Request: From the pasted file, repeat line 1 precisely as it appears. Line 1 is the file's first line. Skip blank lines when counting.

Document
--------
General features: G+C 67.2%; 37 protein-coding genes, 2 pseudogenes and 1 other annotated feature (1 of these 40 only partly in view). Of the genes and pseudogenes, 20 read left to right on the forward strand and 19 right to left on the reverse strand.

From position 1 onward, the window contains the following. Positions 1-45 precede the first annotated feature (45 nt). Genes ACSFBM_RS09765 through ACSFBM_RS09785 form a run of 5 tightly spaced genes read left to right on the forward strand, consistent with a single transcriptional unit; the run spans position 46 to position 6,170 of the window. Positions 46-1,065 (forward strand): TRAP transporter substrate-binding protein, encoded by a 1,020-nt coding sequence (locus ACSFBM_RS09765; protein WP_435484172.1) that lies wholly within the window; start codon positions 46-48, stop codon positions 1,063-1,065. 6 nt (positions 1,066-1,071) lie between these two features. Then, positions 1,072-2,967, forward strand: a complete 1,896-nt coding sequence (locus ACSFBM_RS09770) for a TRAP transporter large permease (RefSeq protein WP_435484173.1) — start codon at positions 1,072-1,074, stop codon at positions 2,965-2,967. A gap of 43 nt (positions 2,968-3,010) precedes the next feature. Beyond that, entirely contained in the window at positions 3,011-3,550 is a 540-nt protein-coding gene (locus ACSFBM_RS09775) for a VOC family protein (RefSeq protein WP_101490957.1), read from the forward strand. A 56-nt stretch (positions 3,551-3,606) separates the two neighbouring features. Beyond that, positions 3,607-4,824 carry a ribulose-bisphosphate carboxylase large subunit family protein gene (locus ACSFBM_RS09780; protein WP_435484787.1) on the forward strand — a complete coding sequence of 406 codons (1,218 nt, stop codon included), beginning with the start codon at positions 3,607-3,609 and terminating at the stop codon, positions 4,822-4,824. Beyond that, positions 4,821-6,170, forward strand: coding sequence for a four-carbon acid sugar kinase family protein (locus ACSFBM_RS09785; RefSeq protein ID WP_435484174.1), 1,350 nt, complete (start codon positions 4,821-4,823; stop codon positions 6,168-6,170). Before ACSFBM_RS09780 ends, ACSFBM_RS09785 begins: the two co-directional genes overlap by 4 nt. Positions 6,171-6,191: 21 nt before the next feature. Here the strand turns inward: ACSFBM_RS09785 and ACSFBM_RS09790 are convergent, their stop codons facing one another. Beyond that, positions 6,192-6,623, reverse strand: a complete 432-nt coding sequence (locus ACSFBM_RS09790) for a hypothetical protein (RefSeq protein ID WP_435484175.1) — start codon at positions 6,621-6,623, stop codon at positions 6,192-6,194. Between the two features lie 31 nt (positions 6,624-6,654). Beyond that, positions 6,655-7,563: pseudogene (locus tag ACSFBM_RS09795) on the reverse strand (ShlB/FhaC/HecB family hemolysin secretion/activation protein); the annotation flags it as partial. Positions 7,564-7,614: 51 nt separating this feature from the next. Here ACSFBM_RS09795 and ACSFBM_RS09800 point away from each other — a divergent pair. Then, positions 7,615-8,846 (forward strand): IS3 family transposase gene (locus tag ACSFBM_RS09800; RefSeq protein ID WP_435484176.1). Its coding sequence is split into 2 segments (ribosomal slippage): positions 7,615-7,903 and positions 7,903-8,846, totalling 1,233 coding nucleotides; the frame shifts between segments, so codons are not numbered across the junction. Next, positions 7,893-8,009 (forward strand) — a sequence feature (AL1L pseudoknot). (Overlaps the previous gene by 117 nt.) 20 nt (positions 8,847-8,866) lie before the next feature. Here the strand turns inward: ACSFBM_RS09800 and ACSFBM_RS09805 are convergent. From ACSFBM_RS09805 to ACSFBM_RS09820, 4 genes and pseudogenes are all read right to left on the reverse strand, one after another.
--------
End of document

General features: G+C 67.2%; 37 protein-coding genes, 2 pseudogenes and 1 other annotated feature (1 of these 40 only partly in view). Of the genes and pseudogenes, 20 read left to right on the forward strand and 19 right to left on the reverse strand.